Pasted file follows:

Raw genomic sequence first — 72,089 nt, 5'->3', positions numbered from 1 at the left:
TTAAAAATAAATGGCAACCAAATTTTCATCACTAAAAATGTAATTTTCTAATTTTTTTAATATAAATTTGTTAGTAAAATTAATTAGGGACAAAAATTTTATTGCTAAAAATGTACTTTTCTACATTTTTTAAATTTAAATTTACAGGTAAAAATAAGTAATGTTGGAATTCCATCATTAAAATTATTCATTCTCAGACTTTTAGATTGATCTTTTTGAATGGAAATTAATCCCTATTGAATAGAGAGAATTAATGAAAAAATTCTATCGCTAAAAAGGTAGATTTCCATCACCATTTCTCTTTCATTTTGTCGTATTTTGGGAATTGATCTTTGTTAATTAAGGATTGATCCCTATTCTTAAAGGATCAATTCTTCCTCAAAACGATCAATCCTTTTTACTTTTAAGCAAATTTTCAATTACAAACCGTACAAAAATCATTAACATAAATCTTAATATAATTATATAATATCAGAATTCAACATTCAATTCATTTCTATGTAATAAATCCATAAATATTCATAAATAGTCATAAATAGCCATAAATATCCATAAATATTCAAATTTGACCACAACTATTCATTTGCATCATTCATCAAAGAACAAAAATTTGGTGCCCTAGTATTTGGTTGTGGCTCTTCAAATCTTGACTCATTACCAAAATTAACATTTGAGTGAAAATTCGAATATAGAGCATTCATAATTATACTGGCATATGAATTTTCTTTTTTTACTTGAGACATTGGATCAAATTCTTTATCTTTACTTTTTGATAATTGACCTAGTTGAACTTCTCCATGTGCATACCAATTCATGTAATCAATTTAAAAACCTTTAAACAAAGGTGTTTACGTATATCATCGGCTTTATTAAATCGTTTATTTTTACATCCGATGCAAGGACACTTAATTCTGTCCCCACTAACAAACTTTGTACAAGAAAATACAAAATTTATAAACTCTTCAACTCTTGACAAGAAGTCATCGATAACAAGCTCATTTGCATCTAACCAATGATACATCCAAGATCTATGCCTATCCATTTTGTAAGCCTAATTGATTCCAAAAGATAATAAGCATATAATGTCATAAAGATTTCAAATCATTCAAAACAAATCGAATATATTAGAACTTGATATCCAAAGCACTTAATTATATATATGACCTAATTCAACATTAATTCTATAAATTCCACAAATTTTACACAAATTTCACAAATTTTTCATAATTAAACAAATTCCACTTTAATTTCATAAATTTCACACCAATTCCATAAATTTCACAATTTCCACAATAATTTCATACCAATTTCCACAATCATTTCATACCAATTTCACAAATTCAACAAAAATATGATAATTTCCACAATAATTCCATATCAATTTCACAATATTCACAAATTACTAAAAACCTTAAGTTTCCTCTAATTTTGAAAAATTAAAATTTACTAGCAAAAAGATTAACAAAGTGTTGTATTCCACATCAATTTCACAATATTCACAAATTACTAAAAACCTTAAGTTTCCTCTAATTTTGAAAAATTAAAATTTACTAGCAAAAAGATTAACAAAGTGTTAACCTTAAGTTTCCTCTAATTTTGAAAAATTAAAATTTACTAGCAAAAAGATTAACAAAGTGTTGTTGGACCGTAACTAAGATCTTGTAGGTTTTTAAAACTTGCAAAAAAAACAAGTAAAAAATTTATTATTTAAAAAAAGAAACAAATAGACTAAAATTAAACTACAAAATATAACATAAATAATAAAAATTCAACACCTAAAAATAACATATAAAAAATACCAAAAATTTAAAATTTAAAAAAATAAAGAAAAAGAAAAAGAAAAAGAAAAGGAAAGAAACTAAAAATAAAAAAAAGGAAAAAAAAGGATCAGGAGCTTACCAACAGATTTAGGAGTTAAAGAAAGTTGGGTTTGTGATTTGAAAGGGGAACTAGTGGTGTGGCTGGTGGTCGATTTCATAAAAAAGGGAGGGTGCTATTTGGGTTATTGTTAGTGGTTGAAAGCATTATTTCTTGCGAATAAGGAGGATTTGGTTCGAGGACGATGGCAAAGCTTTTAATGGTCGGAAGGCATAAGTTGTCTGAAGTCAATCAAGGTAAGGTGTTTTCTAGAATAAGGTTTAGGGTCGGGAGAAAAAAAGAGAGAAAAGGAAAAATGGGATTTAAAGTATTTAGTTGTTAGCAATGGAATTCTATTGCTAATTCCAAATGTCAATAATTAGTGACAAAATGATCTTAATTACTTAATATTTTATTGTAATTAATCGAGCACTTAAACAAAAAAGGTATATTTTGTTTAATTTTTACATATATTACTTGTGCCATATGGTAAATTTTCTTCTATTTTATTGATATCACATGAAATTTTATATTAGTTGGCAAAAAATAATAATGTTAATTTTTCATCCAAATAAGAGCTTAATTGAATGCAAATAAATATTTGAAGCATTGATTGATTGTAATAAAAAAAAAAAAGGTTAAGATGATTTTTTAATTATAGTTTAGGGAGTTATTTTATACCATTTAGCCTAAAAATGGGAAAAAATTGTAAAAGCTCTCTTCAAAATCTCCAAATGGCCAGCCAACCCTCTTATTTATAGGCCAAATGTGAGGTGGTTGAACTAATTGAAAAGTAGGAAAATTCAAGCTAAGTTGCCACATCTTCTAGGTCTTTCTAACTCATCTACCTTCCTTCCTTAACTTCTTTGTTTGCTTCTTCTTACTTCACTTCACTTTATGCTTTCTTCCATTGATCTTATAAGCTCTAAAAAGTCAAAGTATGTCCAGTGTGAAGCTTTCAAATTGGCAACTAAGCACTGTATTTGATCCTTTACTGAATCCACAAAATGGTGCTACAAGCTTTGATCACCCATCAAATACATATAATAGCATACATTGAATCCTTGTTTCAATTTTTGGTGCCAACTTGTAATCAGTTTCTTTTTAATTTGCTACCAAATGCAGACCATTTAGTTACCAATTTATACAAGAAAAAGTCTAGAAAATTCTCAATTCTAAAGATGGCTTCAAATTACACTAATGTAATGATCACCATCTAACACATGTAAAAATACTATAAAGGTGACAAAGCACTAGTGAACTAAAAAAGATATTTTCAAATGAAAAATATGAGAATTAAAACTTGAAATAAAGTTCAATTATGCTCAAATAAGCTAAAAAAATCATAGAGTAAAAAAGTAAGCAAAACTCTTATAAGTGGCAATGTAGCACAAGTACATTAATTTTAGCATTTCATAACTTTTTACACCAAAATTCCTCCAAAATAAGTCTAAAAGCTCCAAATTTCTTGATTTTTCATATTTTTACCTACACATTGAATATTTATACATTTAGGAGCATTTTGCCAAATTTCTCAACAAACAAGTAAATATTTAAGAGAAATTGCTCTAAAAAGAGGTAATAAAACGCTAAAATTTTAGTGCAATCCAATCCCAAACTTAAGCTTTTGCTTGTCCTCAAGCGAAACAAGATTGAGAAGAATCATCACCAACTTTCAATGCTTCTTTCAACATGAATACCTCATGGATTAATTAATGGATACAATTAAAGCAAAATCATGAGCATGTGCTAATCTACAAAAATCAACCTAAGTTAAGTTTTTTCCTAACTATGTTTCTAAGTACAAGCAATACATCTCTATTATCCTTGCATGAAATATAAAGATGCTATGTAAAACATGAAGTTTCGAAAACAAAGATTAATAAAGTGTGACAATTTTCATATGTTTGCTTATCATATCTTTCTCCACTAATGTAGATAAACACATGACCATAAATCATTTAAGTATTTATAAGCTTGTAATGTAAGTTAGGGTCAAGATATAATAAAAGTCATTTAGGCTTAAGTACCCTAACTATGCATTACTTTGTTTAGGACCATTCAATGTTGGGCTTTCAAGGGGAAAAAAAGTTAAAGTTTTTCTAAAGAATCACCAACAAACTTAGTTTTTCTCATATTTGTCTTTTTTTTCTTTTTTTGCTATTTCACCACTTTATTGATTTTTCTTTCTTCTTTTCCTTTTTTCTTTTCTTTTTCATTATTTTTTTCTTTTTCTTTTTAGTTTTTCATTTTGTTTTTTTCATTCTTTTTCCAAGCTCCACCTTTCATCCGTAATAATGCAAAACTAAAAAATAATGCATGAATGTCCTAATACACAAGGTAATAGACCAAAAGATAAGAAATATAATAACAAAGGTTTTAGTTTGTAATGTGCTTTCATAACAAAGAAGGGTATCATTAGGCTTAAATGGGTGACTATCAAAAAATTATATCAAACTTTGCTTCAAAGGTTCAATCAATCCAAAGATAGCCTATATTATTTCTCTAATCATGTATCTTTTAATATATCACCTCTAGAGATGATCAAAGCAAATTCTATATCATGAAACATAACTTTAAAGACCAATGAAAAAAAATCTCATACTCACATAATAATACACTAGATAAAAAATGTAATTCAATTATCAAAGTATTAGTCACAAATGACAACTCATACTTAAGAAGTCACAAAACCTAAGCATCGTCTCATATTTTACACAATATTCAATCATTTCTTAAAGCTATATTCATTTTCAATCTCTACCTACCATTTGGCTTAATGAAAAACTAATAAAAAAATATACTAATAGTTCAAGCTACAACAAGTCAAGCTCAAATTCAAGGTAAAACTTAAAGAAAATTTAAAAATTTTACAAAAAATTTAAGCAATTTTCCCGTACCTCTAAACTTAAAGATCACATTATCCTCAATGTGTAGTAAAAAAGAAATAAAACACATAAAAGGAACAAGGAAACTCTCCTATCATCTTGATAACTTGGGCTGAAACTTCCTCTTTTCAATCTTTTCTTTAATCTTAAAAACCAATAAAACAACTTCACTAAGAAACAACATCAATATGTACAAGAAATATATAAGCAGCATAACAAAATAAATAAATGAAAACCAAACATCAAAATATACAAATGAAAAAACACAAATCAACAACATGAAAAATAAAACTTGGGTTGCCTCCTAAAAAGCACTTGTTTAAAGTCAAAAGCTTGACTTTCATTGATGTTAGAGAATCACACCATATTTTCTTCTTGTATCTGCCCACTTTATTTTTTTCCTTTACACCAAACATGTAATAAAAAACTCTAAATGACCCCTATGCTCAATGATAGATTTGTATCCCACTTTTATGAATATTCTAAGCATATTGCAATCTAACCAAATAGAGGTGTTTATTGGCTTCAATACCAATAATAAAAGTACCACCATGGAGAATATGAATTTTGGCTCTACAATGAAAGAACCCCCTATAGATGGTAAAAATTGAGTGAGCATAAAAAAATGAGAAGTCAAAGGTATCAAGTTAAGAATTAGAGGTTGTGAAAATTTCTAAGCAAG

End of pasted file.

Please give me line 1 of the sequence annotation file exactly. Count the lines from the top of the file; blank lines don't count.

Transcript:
Raw genomic sequence first — 72,089 nt, 5'->3', positions numbered from 1 at the left: